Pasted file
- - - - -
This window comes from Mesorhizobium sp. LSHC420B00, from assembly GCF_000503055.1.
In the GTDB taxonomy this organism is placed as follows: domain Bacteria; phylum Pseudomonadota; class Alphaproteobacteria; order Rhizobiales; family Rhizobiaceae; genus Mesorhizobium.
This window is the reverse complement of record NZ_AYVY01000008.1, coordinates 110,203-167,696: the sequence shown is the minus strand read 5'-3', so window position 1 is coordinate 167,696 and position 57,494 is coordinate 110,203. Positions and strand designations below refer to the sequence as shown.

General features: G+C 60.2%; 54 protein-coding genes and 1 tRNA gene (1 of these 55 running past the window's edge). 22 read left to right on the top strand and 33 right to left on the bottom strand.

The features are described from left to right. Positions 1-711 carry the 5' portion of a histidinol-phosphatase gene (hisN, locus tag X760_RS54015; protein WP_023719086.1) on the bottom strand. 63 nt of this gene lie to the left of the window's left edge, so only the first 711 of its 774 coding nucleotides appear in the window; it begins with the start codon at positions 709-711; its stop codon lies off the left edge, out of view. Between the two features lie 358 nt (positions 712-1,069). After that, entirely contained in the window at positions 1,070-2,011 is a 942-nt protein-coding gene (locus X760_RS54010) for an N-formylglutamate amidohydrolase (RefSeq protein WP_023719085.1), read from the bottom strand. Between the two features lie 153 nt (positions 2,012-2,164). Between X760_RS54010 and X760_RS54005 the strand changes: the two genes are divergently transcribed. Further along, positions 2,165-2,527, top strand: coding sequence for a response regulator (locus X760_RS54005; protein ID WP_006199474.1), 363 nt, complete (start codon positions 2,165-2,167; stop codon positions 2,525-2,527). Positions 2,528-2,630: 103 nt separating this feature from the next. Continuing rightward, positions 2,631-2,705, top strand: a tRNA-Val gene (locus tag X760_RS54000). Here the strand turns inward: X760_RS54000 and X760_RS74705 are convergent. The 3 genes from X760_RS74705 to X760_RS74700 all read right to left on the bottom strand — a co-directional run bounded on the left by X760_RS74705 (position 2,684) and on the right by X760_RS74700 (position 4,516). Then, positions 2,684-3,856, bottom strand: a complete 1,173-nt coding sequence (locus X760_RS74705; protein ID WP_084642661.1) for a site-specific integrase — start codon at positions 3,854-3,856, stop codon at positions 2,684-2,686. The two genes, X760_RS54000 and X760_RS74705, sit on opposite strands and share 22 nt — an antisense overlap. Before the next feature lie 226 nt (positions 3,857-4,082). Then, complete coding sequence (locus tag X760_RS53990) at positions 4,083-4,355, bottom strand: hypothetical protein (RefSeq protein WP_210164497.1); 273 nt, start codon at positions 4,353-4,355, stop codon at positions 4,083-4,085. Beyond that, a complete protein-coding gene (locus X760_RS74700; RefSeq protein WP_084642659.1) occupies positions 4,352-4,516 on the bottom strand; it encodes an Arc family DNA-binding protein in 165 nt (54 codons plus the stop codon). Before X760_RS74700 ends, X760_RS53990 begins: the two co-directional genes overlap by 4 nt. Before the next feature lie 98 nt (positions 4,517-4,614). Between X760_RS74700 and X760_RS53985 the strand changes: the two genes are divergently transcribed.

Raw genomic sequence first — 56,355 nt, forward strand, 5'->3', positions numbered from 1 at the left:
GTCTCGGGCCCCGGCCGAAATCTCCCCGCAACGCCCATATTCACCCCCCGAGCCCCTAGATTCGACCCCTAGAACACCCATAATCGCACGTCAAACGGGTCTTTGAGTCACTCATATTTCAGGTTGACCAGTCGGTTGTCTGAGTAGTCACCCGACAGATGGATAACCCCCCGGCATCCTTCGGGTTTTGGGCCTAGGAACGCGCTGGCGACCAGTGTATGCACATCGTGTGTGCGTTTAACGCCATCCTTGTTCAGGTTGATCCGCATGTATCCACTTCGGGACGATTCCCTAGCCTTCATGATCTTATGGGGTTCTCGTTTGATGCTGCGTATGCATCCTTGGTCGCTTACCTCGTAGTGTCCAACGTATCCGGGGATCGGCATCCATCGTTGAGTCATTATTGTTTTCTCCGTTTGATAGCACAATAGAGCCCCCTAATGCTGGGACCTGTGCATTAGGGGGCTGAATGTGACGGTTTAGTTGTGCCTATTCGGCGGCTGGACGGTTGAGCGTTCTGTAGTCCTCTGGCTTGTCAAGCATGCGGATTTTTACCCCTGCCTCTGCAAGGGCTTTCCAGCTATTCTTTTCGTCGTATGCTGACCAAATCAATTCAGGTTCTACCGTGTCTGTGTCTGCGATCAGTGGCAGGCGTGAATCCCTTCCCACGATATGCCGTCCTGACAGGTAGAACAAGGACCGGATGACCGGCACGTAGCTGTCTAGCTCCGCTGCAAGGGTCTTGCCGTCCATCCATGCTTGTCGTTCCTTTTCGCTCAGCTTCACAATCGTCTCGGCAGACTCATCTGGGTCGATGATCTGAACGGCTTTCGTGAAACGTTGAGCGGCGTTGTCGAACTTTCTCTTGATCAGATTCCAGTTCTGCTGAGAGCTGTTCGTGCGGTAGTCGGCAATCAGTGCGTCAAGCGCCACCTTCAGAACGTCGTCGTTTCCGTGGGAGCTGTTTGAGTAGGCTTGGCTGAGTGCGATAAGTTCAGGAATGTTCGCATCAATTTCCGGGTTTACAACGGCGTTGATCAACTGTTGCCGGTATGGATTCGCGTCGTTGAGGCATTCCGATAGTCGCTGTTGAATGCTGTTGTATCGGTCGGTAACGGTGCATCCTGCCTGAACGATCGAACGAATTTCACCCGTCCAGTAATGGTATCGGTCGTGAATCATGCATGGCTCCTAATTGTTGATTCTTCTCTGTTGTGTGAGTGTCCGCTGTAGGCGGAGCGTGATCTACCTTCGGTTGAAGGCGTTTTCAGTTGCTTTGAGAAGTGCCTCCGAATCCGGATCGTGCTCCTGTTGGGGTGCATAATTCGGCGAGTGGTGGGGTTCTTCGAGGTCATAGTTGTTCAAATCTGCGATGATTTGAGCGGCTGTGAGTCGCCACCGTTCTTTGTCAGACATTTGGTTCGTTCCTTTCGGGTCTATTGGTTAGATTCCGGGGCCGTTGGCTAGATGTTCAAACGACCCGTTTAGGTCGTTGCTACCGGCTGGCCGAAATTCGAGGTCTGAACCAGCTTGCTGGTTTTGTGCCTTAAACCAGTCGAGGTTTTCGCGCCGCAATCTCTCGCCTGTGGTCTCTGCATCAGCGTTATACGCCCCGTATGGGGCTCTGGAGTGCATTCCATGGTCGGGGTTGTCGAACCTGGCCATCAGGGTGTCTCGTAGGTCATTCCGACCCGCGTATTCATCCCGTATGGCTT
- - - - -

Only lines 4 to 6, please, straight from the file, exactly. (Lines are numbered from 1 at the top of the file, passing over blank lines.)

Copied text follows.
General features: G+C 60.2%; 54 protein-coding genes and 1 tRNA gene (1 of these 55 running past the window's edge). 22 read left to right on the top strand and 33 right to left on the bottom strand.

The features are described from left to right. Positions 1-711 carry the 5' portion of a histidinol-phosphatase gene (hisN, locus tag X760_RS54015; protein WP_023719086.1) on the bottom strand. 63 nt of this gene lie to the left of the window's left edge, so only the first 711 of its 774 coding nucleotides appear in the window; it begins with the start codon at positions 709-711; its stop codon lies off the left edge, out of view. Between the two features lie 358 nt (positions 712-1,069). After that, entirely contained in the window at positions 1,070-2,011 is a 942-nt protein-coding gene (locus X760_RS54010) for an N-formylglutamate amidohydrolase (RefSeq protein WP_023719085.1), read from the bottom strand. Between the two features lie 153 nt (positions 2,012-2,164). Between X760_RS54010 and X760_RS54005 the strand changes: the two genes are divergently transcribed. Further along, positions 2,165-2,527, top strand: coding sequence for a response regulator (locus X760_RS54005; protein ID WP_006199474.1), 363 nt, complete (start codon positions 2,165-2,167; stop codon positions 2,525-2,527). Positions 2,528-2,630: 103 nt separating this feature from the next. Continuing rightward, positions 2,631-2,705, top strand: a tRNA-Val gene (locus tag X760_RS54000). Here the strand turns inward: X760_RS54000 and X760_RS74705 are convergent. The 3 genes from X760_RS74705 to X760_RS74700 all read right to left on the bottom strand — a co-directional run bounded on the left by X760_RS74705 (position 2,684) and on the right by X760_RS74700 (position 4,516). Then, positions 2,684-3,856, bottom strand: a complete 1,173-nt coding sequence (locus X760_RS74705; protein ID WP_084642661.1) for a site-specific integrase — start codon at positions 3,854-3,856, stop codon at positions 2,684-2,686. The two genes, X760_RS54000 and X760_RS74705, sit on opposite strands and share 22 nt — an antisense overlap. Before the next feature lie 226 nt (positions 3,857-4,082). Then, complete coding sequence (locus tag X760_RS53990) at positions 4,083-4,355, bottom strand: hypothetical protein (RefSeq protein WP_210164497.1); 273 nt, start codon at positions 4,353-4,355, stop codon at positions 4,083-4,085. Beyond that, a complete protein-coding gene (locus X760_RS74700; RefSeq protein WP_084642659.1) occupies positions 4,352-4,516 on the bottom strand; it encodes an Arc family DNA-binding protein in 165 nt (54 codons plus the stop codon). Before X760_RS74700 ends, X760_RS53990 begins: the two co-directional genes overlap by 4 nt. Before the next feature lie 98 nt (positions 4,517-4,614). Between X760_RS74700 and X760_RS53985 the strand changes: the two genes are divergently transcribed.

Raw genomic sequence first — 56,355 nt, forward strand, 5'->3', positions numbered from 1 at the left: